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. Last Updated: 07/27/2016

Australia Takes Control in Davis Cup

BRISBANE, Australia -- Defending champion Australia grabbed a 2-0 lead Friday in the Davis Cup semifinal against Brazil on a day when almost nothing went right for the visitors.

Wimbledon finalist Pat Rafter outgunned French Open champion Gustavo Kuerten 6-3, 6-2, 6-3, and then Lleyton Hewitt beat Fernando Meligeni 6-4, 6-2, 6-3 as Australia took control of the best-of-five match semi.

In a demonstration of his frustration at some close line calls, Meligeni dropped to the ground and then performed a perfect headstand in backcourt to protest a fault call on his serve late in the third set.

"There was a lot of close calls f I was disappointed," said the Brazilian No. 2, adding that he thought the ball was "150 percent in."

Adding to Brazil's problems, dual French Open titlist Kuerten aggravated a groin injury and said he was in doubt for Saturday's must-win doubles clash and possibly Sunday's reverse singles.

Brazil captain Ricardo Acioly said his team had come too far to give up without a fight.

"We've got our backs to the wall, we have no option but to win the doubles or the reverse singles count for nothing," he said.

Acioly said he was unsure about the extent of Kuerten's injury and would make an assessment before naming a replacement to partner Jaime Oncins in the doubles.

Australian captain John Newcombe said he'd stick with Sandon Stolle to join Wimbledon doubles champion Mark Woodforde to give Rafter a break "in case something goes wrong and we need him for the last game Sunday."

Stolle, a late replacement for the injured Mark Philippoussis, has lost all three Davis Cup doubles matches he's contested and has a 0-9 win-loss record in doubles finals this season.

Newcombe, who guided the Australians to a 27th Davis Cup title with a grand final win against France in Nice last year, said making back-to-back finals was no formality despite the 2-0 buffer.

"When you start talking about Davis Cup being a formality, you're in trouble," he said.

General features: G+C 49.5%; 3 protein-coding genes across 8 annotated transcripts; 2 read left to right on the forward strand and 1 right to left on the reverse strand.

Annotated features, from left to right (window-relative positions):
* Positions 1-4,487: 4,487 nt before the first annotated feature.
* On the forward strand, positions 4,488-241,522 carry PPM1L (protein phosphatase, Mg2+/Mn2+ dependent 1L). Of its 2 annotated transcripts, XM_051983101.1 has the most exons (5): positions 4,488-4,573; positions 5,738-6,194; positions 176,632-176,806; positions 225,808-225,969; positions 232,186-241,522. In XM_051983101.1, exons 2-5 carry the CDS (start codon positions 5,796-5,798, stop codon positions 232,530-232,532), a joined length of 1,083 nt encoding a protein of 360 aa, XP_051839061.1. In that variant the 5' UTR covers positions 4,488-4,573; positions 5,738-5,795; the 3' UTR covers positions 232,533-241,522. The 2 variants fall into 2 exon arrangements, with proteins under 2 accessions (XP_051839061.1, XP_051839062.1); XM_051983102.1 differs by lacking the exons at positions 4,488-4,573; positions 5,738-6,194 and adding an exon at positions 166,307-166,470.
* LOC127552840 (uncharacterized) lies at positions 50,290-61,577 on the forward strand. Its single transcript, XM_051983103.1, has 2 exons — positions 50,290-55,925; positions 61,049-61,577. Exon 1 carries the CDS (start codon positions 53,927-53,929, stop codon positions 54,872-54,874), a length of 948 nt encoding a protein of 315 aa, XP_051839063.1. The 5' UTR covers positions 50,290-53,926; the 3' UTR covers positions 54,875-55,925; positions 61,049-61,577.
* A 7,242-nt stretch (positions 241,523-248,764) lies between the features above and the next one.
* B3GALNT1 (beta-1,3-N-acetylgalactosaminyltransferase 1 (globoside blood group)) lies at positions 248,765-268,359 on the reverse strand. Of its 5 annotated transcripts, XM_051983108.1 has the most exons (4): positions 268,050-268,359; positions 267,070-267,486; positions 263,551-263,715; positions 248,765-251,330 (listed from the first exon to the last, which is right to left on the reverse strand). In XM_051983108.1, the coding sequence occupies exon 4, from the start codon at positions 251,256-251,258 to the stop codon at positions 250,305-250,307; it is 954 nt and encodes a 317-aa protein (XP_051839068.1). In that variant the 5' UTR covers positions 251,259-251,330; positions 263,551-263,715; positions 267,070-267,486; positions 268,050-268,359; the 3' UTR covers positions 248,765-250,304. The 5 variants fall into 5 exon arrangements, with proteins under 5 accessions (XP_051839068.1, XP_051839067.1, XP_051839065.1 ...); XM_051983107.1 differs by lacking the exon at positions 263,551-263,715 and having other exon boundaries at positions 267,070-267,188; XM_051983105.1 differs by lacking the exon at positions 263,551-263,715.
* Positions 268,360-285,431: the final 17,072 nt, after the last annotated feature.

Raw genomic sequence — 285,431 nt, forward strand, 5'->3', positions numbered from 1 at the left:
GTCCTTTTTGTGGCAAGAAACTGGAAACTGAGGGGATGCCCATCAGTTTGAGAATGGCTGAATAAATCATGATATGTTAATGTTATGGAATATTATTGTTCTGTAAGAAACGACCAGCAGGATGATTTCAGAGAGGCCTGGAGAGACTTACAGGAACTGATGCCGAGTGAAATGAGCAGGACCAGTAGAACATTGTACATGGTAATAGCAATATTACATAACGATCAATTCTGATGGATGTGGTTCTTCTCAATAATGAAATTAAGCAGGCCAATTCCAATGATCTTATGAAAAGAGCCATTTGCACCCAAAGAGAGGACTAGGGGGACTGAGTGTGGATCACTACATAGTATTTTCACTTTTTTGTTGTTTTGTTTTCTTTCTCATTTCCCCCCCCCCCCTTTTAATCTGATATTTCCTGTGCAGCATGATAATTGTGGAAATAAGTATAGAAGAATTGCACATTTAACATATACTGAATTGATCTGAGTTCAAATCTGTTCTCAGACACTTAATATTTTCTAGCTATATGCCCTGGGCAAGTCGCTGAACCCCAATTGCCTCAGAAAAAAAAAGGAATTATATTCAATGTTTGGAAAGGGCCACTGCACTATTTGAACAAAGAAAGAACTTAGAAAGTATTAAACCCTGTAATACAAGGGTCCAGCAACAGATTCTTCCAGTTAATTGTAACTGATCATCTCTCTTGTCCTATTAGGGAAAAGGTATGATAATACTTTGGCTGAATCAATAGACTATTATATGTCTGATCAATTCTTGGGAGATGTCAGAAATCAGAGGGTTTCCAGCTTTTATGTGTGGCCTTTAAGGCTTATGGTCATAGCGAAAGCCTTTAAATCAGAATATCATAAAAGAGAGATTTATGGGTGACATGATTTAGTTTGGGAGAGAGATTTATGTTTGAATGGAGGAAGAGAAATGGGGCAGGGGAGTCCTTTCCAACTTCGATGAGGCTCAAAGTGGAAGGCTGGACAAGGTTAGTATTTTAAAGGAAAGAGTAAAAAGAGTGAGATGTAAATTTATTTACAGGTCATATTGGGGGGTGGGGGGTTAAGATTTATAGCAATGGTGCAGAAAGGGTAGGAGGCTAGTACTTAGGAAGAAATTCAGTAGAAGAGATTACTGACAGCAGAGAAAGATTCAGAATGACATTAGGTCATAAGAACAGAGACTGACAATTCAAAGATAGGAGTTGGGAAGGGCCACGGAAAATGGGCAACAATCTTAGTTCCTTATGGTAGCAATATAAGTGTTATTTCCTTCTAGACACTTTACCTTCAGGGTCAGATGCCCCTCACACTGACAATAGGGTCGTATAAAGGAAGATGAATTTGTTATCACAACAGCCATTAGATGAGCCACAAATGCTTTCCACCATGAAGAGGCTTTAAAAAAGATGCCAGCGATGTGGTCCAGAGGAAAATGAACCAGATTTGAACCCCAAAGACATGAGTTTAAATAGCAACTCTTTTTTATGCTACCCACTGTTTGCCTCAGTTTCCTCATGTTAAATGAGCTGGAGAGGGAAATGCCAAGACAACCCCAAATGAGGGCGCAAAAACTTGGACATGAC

Hewitt said Rafter's win had set a tone for the weekend.

"The pressure was off after Pat went out and did the job on Kuerten," he said.

Rafter broke Kuerten once in the first set and twice in each of the second and third sets to clinch the opening singles match in 81 minutes.

Despite the long-haul flight back from England earlier in the week and a lack of practice on the makeshift grass courts at ANZ Stadium, Rafter continued the brilliant serve-volley form that got him through Wimbledon.

"I really wanted to get off to a great start f when you're on a bit of a roll, you want to keep it going," Rafter said. "The luck is going my way and the wins are going my way."

"I tell you what, it's great to be home," added Rafter, who missed the Davis Cup win against Russia in Brisbane and the triumph against France because he was rehabilitating from surgery.

Kuerten admitted he'd been outplayed but said his injury made no difference to the result.

A clay-court specialist, Kuerten struggled on the grass, dropping serve in the fourth game of the first set.

Rafter broke in the fifth and seventh games of the second set before firing successive aces to bring up set point and serve out for a 2-0 lead.

In the third, he broke in the third game and then, at 5-3, took Kuerten's serve to love to give Australia a 1-0 lead.

In the later match, Meligeni and Hewitt traded breaks before the Australian No. 1 took control with some precision ground strokes.

Hewitt broke Meligeni's opening two service games of the second set and then clinched the match with another break of serve, capping the effort with a classic forehand winner down the line.